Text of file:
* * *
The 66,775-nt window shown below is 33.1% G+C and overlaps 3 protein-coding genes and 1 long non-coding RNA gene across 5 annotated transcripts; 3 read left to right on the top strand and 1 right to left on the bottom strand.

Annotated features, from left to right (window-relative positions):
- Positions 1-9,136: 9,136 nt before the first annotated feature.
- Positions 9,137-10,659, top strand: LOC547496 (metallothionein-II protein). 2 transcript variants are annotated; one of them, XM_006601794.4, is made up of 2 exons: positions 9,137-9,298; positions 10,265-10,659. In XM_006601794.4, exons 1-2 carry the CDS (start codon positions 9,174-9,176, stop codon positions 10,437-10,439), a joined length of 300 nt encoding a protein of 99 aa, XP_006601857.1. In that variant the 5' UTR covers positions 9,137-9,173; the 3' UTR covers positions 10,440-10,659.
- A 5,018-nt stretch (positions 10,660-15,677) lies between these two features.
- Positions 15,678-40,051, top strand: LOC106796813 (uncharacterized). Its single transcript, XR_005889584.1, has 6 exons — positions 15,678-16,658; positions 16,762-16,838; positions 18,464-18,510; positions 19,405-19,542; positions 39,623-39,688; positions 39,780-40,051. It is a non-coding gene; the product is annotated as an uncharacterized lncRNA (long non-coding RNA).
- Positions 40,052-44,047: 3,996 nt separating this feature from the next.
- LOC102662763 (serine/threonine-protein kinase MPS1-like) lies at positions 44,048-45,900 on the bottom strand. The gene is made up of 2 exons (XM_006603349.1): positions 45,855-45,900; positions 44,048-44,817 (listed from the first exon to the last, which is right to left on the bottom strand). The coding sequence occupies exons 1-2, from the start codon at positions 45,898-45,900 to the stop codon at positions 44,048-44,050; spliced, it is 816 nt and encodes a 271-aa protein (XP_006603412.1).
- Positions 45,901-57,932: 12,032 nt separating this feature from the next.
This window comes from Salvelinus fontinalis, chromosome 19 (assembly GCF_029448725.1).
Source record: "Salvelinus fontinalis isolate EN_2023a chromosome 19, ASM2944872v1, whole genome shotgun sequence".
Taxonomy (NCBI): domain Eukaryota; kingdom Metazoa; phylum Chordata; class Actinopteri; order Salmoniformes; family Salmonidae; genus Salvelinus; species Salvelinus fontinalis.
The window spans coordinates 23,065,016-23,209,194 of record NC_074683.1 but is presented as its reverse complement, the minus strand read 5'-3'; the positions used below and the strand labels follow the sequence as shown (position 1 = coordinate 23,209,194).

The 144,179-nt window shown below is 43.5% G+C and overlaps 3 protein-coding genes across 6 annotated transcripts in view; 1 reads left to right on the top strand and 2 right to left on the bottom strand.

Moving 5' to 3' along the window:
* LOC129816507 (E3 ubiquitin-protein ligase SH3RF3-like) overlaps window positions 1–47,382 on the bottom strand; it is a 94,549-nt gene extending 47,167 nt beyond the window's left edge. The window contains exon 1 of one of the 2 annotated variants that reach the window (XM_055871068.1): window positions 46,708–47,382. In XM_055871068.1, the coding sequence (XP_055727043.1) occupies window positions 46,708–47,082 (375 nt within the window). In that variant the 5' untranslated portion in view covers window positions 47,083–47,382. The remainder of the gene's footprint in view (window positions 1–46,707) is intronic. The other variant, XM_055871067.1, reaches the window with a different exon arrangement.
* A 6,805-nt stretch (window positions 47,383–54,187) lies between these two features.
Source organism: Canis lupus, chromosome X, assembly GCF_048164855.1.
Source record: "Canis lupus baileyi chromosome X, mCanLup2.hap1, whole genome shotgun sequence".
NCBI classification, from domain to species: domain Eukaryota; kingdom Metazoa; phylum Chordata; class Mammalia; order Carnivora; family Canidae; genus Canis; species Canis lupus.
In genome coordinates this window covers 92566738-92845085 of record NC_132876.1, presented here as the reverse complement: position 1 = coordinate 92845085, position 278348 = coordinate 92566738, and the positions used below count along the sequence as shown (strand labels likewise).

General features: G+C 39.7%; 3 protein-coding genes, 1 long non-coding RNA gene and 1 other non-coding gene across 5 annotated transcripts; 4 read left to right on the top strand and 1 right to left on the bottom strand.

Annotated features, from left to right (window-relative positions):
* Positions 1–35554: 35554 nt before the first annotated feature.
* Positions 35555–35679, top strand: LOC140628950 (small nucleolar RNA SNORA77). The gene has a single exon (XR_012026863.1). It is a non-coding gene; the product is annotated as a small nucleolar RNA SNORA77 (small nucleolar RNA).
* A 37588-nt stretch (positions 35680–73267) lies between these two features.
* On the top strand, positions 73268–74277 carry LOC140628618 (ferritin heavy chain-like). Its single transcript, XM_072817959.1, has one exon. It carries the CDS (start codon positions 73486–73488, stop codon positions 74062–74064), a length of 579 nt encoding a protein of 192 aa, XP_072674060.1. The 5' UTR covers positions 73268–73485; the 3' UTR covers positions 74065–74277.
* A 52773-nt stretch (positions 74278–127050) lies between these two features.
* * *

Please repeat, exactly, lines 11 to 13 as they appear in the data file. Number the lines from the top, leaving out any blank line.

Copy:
Source record: "Salvelinus fontinalis isolate EN_2023a chromosome 19, ASM2944872v1, whole genome shotgun sequence".
Taxonomy (NCBI): domain Eukaryota; kingdom Metazoa; phylum Chordata; class Actinopteri; order Salmoniformes; family Salmonidae; genus Salvelinus; species Salvelinus fontinalis.
The window spans coordinates 23,065,016-23,209,194 of record NC_074683.1 but is presented as its reverse complement, the minus strand read 5'-3'; the positions used below and the strand labels follow the sequence as shown (position 1 = coordinate 23,209,194).